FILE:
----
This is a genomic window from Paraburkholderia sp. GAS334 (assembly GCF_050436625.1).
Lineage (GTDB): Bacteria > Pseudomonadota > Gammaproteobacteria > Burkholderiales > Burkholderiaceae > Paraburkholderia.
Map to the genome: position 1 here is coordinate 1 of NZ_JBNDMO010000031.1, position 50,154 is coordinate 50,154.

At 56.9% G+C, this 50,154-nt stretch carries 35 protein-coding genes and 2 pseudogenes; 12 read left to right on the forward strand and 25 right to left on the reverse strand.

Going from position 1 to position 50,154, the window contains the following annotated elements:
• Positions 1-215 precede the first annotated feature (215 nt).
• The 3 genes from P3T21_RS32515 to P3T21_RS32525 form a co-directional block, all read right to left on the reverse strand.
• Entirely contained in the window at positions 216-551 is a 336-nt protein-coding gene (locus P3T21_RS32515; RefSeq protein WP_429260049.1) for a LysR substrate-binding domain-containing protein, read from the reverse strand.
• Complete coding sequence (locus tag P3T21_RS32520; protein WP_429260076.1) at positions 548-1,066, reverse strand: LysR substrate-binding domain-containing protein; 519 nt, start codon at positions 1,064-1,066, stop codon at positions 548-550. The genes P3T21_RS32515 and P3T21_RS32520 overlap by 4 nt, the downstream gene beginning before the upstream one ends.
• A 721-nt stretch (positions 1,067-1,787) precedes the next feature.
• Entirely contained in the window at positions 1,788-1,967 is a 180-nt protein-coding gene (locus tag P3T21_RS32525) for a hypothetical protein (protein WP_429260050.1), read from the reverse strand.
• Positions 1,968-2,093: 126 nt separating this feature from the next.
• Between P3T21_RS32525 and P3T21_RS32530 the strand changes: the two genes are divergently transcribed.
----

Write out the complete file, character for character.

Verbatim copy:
This is a genomic window from Paraburkholderia sp. GAS334 (assembly GCF_050436625.1).
Lineage (GTDB): Bacteria > Pseudomonadota > Gammaproteobacteria > Burkholderiales > Burkholderiaceae > Paraburkholderia.
Map to the genome: position 1 here is coordinate 1 of NZ_JBNDMO010000031.1, position 50,154 is coordinate 50,154.

At 56.9% G+C, this 50,154-nt stretch carries 35 protein-coding genes and 2 pseudogenes; 12 read left to right on the forward strand and 25 right to left on the reverse strand.

Going from position 1 to position 50,154, the window contains the following annotated elements:
• Positions 1-215 precede the first annotated feature (215 nt).
• The 3 genes from P3T21_RS32515 to P3T21_RS32525 form a co-directional block, all read right to left on the reverse strand.
• Entirely contained in the window at positions 216-551 is a 336-nt protein-coding gene (locus P3T21_RS32515; RefSeq protein WP_429260049.1) for a LysR substrate-binding domain-containing protein, read from the reverse strand.
• Complete coding sequence (locus tag P3T21_RS32520; protein WP_429260076.1) at positions 548-1,066, reverse strand: LysR substrate-binding domain-containing protein; 519 nt, start codon at positions 1,064-1,066, stop codon at positions 548-550. The genes P3T21_RS32515 and P3T21_RS32520 overlap by 4 nt, the downstream gene beginning before the upstream one ends.
• A 721-nt stretch (positions 1,067-1,787) precedes the next feature.
• Entirely contained in the window at positions 1,788-1,967 is a 180-nt protein-coding gene (locus tag P3T21_RS32525) for a hypothetical protein (protein WP_429260050.1), read from the reverse strand.
• Positions 1,968-2,093: 126 nt separating this feature from the next.
• Between P3T21_RS32525 and P3T21_RS32530 the strand changes: the two genes are divergently transcribed.